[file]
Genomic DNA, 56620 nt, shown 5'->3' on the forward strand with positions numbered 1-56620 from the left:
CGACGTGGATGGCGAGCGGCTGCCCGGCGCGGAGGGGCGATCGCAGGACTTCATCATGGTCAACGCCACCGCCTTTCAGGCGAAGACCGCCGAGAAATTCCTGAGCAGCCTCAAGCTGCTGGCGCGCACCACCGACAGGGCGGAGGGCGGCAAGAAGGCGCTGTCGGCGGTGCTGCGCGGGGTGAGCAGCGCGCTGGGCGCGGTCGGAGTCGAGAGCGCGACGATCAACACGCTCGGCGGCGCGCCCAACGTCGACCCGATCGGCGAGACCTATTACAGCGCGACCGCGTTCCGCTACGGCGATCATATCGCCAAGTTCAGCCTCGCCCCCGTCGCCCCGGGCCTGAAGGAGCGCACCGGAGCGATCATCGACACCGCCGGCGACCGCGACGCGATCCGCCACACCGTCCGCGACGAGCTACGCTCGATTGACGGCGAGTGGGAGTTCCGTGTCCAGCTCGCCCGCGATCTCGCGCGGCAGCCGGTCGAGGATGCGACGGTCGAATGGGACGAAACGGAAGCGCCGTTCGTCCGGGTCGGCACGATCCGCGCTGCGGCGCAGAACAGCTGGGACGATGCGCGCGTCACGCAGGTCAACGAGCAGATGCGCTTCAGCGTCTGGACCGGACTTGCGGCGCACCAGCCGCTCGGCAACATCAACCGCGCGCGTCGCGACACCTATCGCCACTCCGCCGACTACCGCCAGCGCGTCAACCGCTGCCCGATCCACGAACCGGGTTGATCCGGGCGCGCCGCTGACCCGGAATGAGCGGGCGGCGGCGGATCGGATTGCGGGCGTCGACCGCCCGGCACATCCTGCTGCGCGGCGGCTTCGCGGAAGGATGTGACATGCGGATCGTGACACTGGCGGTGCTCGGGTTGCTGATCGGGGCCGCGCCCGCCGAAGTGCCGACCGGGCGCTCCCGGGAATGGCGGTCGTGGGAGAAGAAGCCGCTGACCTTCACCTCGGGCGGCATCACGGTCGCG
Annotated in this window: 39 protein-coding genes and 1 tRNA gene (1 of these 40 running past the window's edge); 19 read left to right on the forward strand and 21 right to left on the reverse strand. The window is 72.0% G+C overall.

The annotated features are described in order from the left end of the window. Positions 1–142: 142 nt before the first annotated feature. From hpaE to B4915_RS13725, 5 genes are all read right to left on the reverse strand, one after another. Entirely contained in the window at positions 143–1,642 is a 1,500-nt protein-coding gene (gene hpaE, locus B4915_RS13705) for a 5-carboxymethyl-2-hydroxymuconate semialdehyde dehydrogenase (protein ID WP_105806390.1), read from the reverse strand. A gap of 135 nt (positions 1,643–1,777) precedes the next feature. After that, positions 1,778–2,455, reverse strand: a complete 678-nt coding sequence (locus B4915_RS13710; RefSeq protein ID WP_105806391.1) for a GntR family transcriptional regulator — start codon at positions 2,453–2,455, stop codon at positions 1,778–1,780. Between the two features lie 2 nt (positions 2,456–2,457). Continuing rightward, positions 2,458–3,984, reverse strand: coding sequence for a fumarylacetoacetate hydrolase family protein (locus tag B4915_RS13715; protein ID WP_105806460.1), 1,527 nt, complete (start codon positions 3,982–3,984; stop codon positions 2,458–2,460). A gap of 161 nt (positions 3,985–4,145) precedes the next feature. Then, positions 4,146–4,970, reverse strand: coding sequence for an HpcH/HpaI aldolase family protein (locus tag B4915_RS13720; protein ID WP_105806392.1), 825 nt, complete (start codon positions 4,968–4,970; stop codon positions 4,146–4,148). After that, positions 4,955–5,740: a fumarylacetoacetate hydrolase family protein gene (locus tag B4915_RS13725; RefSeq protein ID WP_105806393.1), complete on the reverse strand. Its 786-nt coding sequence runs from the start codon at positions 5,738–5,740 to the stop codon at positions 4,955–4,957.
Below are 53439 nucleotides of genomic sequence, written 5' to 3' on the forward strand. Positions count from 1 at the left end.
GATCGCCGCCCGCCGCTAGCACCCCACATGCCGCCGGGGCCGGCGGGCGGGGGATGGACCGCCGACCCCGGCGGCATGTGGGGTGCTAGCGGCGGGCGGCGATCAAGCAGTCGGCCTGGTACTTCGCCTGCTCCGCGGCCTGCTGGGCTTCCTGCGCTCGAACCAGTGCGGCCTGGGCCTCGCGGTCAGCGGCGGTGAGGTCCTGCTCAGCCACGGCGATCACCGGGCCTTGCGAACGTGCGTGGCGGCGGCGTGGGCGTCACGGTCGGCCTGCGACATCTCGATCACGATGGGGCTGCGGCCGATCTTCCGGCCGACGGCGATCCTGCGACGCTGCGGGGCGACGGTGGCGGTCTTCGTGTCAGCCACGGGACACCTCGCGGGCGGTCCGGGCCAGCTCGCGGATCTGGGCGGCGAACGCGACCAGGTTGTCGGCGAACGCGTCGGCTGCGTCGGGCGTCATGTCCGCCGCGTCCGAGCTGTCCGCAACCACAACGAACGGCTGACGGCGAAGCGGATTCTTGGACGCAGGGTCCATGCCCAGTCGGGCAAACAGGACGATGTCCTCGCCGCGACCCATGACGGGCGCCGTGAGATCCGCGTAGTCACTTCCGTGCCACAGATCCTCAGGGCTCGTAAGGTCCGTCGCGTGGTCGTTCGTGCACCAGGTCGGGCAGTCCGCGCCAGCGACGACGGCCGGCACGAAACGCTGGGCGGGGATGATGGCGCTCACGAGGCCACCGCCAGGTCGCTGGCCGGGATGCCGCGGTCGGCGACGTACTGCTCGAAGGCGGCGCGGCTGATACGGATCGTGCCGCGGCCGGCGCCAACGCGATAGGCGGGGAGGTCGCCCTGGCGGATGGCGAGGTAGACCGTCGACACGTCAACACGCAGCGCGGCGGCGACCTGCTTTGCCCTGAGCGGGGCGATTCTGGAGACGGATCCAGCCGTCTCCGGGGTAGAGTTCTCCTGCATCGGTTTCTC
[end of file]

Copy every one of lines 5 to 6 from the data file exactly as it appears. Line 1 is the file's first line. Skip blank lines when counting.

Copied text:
Below are 53439 nucleotides of genomic sequence, written 5' to 3' on the forward strand. Positions count from 1 at the left end.
GATCGCCGCCCGCCGCTAGCACCCCACATGCCGCCGGGGCCGGCGGGCGGGGGATGGACCGCCGACCCCGGCGGCATGTGGGGTGCTAGCGGCGGGCGGCGATCAAGCAGTCGGCCTGGTACTTCGCCTGCTCCGCGGCCTGCTGGGCTTCCTGCGCTCGAACCAGTGCGGCCTGGGCCTCGCGGTCAGCGGCGGTGAGGTCCTGCTCAGCCACGGCGATCACCGGGCCTTGCGAACGTGCGTGGCGGCGGCGTGGGCGTCACGGTCGGCCTGCGACATCTCGATCACGATGGGGCTGCGGCCGATCTTCCGGCCGACGGCGATCCTGCGACGCTGCGGGGCGACGGTGGCGGTCTTCGTGTCAGCCACGGGACACCTCGCGGGCGGTCCGGGCCAGCTCGCGGATCTGGGCGGCGAACGCGACCAGGTTGTCGGCGAACGCGTCGGCTGCGTCGGGCGTCATGTCCGCCGCGTCCGAGCTGTCCGCAACCACAACGAACGGCTGACGGCGAAGCGGATTCTTGGACGCAGGGTCCATGCCCAGTCGGGCAAACAGGACGATGTCCTCGCCGCGACCCATGACGGGCGCCGTGAGATCCGCGTAGTCACTTCCGTGCCACAGATCCTCAGGGCTCGTAAGGTCCGTCGCGTGGTCGTTCGTGCACCAGGTCGGGCAGTCCGCGCCAGCGACGACGGCCGGCACGAAACGCTGGGCGGGGATGATGGCGCTCACGAGGCCACCGCCAGGTCGCTGGCCGGGATGCCGCGGTCGGCGACGTACTGCTCGAAGGCGGCGCGGCTGATACGGATCGTGCCGCGGCCGGCGCCAACGCGATAGGCGGGGAGGTCGCCCTGGCGGATGGCGAGGTAGACCGTCGACACGTCAACACGCAGCGCGGCGGCGACCTGCTTTGCCCTGAGCGGGGCGATTCTGGAGACGGATCCAGCCGTCTCCGGGGTAGAGTTCTCCTGCATCGGTTTCTC